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An interim report by MPs has described the practice of undercover police "borrowing" the identities of dead children "ghoulish and disrespectful".
It found that fake identity records such as passports, driving licences and national insurance numbers had been issued using the details of the dead children.
Today's report calls for the families of the children involved to be given an "unambiguous apology" from the forces involved.
The case that placed undercover policing in the spotlight was that of Pc Mark Kennedy who posed as a campaigner in protest groups over seven years from 2003.
He was outed by accident when his real passport was discovered. He went on to offer help to protesters in a trial regarding Ratcliffe-on-Soar power station, which led to the trial falling apart.
It was later revealed that he had had sexual relationships with at least two women in the protest movement.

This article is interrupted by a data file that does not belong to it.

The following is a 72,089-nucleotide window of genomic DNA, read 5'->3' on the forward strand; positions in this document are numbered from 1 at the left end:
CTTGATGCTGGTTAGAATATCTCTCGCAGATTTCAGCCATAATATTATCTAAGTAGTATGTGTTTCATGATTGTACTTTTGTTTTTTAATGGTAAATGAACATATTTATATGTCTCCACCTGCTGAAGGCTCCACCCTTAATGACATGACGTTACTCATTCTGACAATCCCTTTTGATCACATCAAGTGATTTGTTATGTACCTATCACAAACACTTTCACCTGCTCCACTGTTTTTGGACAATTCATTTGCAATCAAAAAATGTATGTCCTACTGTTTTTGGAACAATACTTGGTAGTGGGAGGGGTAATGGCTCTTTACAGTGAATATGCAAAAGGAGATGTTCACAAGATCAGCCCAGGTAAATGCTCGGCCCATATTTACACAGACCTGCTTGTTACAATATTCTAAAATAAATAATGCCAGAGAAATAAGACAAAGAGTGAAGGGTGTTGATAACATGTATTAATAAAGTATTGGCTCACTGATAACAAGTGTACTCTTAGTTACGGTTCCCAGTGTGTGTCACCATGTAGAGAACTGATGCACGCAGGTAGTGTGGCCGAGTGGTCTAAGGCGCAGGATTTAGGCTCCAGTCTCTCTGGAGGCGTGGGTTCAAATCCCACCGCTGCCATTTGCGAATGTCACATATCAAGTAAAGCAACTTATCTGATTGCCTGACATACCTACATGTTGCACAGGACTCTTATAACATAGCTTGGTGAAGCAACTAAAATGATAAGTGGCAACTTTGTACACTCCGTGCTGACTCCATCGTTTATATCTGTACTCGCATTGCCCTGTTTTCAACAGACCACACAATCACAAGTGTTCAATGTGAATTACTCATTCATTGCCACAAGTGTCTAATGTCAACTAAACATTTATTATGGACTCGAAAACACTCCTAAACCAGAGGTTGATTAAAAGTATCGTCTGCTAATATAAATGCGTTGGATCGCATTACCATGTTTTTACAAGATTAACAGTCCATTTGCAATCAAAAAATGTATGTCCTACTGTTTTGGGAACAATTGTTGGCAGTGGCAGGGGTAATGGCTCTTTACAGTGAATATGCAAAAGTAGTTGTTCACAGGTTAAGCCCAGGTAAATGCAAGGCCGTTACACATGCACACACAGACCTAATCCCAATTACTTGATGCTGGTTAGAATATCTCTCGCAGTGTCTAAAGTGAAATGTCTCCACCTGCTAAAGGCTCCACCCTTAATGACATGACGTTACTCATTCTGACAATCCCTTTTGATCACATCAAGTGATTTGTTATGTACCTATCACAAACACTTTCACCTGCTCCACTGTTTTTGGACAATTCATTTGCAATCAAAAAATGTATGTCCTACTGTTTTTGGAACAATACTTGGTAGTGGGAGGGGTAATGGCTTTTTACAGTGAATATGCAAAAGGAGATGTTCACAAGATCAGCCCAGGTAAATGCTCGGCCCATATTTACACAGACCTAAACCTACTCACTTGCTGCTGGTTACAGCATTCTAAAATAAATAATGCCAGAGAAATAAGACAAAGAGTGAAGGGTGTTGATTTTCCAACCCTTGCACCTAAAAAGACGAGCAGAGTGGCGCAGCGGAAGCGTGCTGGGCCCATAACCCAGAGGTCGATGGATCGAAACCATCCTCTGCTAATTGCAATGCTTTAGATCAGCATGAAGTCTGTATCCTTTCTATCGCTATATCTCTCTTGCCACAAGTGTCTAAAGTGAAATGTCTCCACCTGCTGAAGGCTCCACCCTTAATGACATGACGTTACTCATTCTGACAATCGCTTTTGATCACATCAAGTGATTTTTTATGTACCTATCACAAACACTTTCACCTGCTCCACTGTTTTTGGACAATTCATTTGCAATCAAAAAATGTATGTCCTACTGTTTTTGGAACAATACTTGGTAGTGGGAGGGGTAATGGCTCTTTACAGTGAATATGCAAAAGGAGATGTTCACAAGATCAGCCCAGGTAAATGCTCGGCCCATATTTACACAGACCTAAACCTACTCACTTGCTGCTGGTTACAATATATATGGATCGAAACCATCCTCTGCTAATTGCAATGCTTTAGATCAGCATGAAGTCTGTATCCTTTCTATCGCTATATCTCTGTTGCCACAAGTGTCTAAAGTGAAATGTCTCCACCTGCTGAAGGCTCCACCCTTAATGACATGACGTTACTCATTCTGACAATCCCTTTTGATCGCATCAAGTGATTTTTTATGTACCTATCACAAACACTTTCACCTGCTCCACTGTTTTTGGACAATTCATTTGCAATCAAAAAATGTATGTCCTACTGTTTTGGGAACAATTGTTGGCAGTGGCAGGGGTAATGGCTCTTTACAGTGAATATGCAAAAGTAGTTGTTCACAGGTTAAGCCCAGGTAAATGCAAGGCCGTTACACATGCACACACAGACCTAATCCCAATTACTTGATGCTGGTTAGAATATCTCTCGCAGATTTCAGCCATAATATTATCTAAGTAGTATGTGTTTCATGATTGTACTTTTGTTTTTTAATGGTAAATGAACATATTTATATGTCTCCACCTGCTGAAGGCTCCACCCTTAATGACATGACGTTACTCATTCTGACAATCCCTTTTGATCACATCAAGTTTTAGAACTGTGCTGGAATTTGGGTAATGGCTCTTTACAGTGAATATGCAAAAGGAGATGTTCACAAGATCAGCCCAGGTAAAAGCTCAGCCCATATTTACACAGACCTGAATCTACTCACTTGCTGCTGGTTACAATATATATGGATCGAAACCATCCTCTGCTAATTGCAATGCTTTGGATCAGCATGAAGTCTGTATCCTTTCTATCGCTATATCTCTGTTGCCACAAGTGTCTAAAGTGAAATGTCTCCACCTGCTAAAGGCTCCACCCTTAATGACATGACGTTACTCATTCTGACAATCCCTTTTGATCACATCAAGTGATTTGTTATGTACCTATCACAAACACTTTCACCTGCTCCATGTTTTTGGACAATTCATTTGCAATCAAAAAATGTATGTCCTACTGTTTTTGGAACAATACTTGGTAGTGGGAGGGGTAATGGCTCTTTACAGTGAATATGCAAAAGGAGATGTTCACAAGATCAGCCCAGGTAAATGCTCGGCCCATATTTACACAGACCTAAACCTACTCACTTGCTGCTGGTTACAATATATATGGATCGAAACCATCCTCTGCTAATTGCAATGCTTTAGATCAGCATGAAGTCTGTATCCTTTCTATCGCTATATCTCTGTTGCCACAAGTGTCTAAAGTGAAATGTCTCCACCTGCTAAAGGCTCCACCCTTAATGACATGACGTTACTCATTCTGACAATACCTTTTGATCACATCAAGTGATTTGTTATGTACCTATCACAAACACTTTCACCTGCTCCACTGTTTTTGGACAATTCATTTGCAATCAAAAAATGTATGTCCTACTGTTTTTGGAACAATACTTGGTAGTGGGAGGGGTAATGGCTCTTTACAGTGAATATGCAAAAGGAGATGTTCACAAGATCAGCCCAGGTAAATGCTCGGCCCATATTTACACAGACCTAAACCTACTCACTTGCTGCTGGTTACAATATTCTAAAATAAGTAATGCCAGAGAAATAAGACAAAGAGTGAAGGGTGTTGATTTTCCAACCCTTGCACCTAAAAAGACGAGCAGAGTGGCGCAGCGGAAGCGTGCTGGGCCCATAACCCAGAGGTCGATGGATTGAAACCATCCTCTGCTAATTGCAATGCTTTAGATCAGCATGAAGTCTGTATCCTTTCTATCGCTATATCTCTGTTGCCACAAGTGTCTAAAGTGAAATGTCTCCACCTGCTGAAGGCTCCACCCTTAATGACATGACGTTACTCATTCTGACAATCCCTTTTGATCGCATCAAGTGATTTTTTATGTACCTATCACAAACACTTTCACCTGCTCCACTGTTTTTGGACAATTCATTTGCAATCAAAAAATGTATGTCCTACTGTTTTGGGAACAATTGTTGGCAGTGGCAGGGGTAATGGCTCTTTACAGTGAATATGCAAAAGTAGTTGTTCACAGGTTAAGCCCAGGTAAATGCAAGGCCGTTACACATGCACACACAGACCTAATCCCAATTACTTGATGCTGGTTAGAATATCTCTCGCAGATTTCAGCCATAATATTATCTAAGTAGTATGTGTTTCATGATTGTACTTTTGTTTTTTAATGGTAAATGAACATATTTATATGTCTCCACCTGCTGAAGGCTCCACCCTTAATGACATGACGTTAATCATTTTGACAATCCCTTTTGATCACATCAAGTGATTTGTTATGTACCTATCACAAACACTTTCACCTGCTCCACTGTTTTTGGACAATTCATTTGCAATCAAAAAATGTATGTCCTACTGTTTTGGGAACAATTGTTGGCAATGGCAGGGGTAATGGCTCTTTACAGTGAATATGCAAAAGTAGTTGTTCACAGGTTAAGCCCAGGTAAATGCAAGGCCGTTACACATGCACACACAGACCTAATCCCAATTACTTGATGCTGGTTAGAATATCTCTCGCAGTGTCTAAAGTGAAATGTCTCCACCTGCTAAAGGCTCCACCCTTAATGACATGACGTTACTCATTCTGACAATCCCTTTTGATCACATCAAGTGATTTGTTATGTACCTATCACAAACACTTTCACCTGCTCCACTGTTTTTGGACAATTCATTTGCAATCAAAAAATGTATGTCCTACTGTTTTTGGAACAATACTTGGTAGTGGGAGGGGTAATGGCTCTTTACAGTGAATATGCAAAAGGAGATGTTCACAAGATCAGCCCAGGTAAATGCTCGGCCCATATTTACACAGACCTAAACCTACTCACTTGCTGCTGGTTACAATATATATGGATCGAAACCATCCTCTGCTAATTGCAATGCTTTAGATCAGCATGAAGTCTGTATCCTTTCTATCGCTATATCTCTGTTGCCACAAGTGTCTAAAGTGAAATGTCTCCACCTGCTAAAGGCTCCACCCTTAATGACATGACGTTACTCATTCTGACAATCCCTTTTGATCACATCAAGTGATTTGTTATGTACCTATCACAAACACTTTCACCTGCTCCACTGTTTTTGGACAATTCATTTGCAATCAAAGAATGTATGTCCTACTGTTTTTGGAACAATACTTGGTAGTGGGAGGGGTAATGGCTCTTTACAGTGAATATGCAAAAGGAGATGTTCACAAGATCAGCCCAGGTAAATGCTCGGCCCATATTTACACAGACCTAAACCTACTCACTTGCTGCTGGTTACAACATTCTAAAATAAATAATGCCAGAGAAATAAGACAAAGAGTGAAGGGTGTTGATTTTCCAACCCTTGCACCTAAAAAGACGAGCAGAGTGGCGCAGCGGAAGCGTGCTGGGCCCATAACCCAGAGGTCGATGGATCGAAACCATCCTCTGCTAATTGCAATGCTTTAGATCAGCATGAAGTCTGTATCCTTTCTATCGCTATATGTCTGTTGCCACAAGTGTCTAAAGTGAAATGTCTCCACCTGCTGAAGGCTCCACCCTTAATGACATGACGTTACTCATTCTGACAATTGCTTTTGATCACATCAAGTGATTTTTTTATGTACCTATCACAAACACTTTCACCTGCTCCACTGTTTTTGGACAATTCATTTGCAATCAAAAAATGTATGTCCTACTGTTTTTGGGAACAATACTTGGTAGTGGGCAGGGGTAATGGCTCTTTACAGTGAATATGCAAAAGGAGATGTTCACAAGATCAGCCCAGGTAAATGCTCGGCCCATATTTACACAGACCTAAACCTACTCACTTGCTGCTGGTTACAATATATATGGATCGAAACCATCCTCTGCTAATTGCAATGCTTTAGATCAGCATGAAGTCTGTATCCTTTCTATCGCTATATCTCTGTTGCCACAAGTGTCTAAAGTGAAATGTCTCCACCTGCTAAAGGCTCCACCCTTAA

A number of women who say they were deceived into having relationships with undercover officers - and not just Mark Kennedy - are suing the Metropolitan Police for damages.
Here are some of the conclusions from the Home Affairs Select Committee interim report.
On undercover policing:
On sexual relations:
On using dead childrens' identities:
Rt Hon Keith Vaz, chair of the Home Affairs Select Committee, has called for a "clear code of conduct" for police officers operating undercover.
He told ITV News that cases of undercover police officers fathering children with their subjects, or using the identities of children who have died, were "abhorrent".
"This isn't James Bond, this is happening," he added.
Undercover policing laws are ambiguous to the point where ordinary people are at risk of having their private lives infiltrated, an influential group of MPs has warned.
An interim report by the Home Affairs Select Committee says there is an "alarming level of inconsistency" among ministers and senior police officers over the limits of the law.
The issue came to light in 2011 after it was revealed that undercover police officer Pc Mark Kennedy had had sexual relations with women in the environmental group he was trying to infiltrate.
It was later revealed that some undercover police officers used dead children's identities to build cover stories, a practice described as "ghoulish" in the MPs' report.